Conversations with Authors
Wed., September 16th, 2020 • 4:00pm PT• Live • Online
In conversation with Michelle Huneven
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A brilliantly insightful novel, engrossing and haunting, about marriage, love, family, happiness and sorrow, from New York Times bestselling author Sue Miller.
Graham and Annie have been married for nearly thirty years. A golden couple, their seemingly effortless devotion has long been the envy of their circle of friends and acquaintances.
Graham is a bookseller, a big, gregarious man with large appetites—curious, eager to please, a lover of life, and the convivial host of frequent, lively parties at his and Annie’s comfortable house in Cambridge. Annie, more reserved and introspective, is a photographer. She is about to have her first gallery show after a six-year lull and is worried that the best years of her career may be behind her. They have two adult children; Lucas, Graham’s son with his first wife, Frieda, works in New York. Annie and Graham’s daughter, Sarah, lives in San Francisco. Though Frieda is an integral part of this far-flung, loving family, Annie feels confident in the knowledge that she is Graham’s last and greatest love.
When Graham suddenly dies—this man whose enormous presence has seemed to dominate their lives together—Annie is lost. What is the point of going on, she wonders, without him? Then, while she is still mourning him intensely, she discovers that Graham had been unfaithful to her; and she spirals into darkness, wondering if she ever truly knew the man who loved her.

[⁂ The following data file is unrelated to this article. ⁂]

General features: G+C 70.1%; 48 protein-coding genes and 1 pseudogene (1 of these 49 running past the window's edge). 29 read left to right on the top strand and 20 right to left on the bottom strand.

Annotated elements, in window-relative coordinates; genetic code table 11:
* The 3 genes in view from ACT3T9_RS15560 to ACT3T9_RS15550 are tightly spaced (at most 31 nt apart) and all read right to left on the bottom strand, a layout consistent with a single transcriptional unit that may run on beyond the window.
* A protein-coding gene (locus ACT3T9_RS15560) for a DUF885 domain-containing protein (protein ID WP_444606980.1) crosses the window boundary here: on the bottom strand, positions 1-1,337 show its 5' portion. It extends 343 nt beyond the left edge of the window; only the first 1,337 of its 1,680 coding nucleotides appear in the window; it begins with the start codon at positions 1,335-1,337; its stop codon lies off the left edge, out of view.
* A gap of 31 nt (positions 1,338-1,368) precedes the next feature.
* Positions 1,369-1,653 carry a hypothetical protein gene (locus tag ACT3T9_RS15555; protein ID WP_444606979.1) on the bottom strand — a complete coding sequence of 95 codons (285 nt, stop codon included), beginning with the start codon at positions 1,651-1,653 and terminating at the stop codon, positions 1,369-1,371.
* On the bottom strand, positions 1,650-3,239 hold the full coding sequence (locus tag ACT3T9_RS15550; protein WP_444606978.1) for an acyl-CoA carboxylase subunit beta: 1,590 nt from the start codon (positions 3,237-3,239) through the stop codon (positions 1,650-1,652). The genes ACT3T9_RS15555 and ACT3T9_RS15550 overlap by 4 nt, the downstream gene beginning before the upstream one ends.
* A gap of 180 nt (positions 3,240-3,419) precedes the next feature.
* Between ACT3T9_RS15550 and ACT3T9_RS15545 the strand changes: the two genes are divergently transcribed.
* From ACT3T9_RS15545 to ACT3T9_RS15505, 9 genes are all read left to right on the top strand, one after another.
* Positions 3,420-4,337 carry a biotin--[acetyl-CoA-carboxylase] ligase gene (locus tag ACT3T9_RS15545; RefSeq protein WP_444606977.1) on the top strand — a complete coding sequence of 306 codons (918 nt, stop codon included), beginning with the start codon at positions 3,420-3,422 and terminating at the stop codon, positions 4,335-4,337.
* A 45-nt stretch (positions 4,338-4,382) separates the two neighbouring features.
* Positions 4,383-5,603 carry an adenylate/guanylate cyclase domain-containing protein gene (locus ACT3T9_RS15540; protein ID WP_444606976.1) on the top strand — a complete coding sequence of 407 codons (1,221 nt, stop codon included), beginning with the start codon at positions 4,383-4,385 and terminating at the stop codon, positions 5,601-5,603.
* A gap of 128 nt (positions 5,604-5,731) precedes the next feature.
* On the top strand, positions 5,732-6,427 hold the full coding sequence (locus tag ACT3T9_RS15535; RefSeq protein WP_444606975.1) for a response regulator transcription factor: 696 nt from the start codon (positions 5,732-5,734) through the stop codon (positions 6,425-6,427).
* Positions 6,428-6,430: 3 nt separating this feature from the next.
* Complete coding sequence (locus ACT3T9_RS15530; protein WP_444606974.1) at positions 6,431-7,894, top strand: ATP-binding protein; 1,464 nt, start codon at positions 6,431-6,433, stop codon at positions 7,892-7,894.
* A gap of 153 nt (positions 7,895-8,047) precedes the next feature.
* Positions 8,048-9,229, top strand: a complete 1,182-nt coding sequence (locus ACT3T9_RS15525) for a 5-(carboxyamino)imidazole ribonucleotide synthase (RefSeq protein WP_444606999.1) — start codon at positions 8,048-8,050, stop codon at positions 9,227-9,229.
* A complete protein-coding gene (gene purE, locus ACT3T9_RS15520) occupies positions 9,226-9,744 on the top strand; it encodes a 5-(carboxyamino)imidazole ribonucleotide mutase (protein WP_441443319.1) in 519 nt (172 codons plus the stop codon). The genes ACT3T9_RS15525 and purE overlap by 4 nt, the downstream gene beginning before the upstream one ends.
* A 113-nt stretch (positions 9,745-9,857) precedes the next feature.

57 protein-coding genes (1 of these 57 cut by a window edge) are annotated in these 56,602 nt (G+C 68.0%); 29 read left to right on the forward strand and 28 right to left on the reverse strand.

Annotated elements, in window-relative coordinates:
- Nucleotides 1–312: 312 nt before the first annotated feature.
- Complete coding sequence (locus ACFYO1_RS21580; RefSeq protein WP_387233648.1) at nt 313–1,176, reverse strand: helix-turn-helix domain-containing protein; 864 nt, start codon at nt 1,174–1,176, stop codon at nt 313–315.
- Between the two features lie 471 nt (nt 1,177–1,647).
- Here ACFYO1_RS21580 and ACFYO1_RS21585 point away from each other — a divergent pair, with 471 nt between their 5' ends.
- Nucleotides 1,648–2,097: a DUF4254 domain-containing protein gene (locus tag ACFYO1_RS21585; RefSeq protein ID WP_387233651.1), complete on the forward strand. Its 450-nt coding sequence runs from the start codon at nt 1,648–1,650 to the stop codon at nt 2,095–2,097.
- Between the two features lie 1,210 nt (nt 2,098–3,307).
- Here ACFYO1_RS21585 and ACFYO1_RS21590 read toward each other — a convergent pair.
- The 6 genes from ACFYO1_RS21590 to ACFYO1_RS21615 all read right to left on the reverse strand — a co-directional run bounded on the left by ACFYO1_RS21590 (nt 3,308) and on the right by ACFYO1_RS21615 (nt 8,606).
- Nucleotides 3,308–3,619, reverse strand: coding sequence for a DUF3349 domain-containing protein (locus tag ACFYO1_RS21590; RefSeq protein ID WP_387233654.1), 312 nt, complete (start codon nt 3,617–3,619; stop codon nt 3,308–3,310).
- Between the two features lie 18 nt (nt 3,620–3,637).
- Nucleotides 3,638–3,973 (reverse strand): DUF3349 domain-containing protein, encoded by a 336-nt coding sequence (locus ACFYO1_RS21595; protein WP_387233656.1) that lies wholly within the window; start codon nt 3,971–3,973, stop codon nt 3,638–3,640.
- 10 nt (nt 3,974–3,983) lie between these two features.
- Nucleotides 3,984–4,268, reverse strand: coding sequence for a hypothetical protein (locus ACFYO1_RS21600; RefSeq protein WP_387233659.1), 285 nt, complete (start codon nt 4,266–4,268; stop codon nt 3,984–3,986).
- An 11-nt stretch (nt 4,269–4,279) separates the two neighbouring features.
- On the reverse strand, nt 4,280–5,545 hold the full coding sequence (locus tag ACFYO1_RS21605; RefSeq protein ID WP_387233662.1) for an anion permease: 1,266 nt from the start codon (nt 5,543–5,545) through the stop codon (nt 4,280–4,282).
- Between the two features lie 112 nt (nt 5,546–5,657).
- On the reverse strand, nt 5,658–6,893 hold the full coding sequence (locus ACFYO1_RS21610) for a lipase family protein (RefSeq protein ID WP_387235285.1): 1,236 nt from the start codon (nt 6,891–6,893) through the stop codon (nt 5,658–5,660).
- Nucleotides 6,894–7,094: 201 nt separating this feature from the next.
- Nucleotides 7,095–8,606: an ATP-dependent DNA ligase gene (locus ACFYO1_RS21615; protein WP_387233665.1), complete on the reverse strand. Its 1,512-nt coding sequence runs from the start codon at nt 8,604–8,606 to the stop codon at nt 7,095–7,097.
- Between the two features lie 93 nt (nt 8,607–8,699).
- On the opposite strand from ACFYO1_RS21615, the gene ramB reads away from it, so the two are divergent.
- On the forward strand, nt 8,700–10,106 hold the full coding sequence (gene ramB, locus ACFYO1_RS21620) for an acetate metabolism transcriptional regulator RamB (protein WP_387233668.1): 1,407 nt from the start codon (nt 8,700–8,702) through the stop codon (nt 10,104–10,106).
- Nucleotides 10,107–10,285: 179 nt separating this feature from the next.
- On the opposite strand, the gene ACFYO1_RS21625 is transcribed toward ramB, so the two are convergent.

Sue Miller is recognized internationally for her elegant and sharply realistic accounts of the contemporary family. Her books have been widely translated and published in 22 countries around the world. The Good Mother, the first of her ten novels, was an immediate bestseller (more than six months at the top of the New York Times charts). Subsequent novels include three Book-of-the-Month main selections: Family Pictures (a Finalist for the National Book Critics Circle Award), While I Was Gone (an Oprah’s Book Club selection), and The Senator’s Wife. Her non-fiction book, The Story of My Father, was heralded by BookPage as a “beautiful, spare memoir about her relationship with her father during his illness and death from Alzheimer’s disease.” Her numerous honors include a Guggenheim and a Radcliffe Institute Fellowship.
Sue is a committed advocate for the writer’s engagement with society at large, having held a position on the Board of PEN-American Center. For four years she was Chair of PEN New England, an active branch that worked with writing programs in local high schools and ran classes in prisons. She has taught fiction at, among others, Amherst, Tufts, Boston University, Smith, and MIT.
Michelle Huneven was born in Altadena, California. She received an M.F.A. at the Iowa Writer’s Workshop. For many years her “day job” was reviewing restaurants and writing about food for the Los Angeles Times, the LA Weekly, Gourmet and other publications. Her first novel, Round Rock, was a New York Times notable book and a finalist for the LA Times First Fiction Award. Her second novel, Jamesland, was also a New York Times notable book, a finalist for the LA Times Fiction Prize, and a winner of the Southern California Bookseller’s Award for Fiction. Her third novel, Blame, was a finalist for the National Book Critics Circle Award. Michelle has also received a GE Younger Writers Award and a Whiting Award for Fiction. She presently teaches creative writing at UCLA and lives with her husband, dog, cat, and African Grey parrot in the town where she was born.